My journey isn’t one that I spend much time planning, to tell the truth! In work and life I try to say YES! to as many things as I can and just run with it! It has really worked out so far, though I get a bit run down, but the up side is that I’m also really excited about life too!  I did realize, years ago now, that my life journey, and calling, is to use the skills I have to make the world a better place for animals. I do that through photography, and documenting the plight of non-human animals around the globe. I’ve been to all seven continents now to document our uses, abuse and sharing of spaces with animals. I take photos of these complex and often cruel relationships so that others can see, learn and change. I think that humans are innately compassionate and that if we can see what goes on behind the closed doors of animal industries, we’ll want to change what’s happening. And so I document the lives of animals in factory farms, fur farms, puppy mills, bear bile farms and many other places where animals are abused, in the hopes that the images will enlighten us and be a part of the movement to right these wrongs. These photo essays and stories make up the We Animals project, that I’ve been working on for over a decade now. The images have been seen by millions of people around the globe and me and the project are also the subject of a Canadian documentary film called The Ghosts In Our Machine, which premieres in the USA on November 8th. I’ll keep documenting animal issues as long and I can and disseminating them as well, via organizations, publications, the internet and through the We Animals Humane Education Programs.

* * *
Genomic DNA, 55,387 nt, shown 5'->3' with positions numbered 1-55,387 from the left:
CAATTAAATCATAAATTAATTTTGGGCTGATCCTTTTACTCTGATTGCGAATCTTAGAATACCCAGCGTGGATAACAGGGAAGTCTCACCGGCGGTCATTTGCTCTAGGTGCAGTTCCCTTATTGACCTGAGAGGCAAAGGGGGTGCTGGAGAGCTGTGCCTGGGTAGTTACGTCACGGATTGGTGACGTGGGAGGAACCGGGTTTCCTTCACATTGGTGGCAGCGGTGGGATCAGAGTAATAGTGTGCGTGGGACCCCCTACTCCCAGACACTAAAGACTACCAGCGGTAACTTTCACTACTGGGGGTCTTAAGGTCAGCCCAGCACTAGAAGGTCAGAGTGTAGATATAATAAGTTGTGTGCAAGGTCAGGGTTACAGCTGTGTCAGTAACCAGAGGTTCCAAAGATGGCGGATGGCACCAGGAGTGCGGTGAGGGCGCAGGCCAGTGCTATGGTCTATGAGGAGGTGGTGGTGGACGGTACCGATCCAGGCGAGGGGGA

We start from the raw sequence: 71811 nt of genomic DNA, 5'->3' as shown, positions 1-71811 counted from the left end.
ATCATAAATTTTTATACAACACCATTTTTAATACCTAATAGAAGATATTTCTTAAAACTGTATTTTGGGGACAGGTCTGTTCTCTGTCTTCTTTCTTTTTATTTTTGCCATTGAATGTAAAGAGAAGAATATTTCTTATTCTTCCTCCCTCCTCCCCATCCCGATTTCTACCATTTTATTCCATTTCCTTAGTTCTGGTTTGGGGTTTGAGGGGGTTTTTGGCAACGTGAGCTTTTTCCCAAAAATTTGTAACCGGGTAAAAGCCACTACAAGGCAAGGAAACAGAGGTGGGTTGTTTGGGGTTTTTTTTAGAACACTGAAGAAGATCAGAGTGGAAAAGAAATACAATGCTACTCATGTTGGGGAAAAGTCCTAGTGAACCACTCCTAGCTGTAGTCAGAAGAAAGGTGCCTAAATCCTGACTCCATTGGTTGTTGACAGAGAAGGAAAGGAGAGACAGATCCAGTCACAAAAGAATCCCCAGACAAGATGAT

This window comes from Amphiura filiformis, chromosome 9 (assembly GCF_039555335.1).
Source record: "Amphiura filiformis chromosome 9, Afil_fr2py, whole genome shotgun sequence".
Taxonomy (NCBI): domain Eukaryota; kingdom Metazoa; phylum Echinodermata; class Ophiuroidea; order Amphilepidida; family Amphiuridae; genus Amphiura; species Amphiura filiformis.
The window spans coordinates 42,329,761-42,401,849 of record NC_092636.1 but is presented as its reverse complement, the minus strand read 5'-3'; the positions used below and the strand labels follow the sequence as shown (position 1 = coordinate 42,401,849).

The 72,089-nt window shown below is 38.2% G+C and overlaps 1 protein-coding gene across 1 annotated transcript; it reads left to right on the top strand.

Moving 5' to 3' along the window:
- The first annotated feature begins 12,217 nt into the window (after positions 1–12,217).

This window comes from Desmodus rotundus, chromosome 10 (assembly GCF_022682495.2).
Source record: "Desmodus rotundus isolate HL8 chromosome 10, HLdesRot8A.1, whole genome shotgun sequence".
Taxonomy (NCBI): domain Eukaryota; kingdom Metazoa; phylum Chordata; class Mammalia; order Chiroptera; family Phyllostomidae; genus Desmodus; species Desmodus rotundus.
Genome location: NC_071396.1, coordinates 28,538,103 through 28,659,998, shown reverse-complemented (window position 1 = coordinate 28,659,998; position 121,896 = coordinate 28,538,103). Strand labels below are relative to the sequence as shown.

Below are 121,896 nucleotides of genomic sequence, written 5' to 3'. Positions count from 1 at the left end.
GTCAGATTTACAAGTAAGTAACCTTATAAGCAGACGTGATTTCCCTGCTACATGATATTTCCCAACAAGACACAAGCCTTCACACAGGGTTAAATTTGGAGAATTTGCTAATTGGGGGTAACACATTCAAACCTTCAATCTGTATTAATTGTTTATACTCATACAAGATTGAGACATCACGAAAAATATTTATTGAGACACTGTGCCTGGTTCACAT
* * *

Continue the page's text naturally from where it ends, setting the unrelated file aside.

I’m on another journey too. It ties in. I try to bring kindness into everything I do. I’m not always successful. But it’s one of my main goals as a human being – to be kind to others. There are a million ways to do it and I’m learning all the time. At the end of my life I’d mainly like to look back and know that I’d been kind. And helped raise awareness about animal cruelty as best as I could.

2) What has been one of your greatest challenges over the years, either with the work that you do or in another area of your life, and how did you overcome it?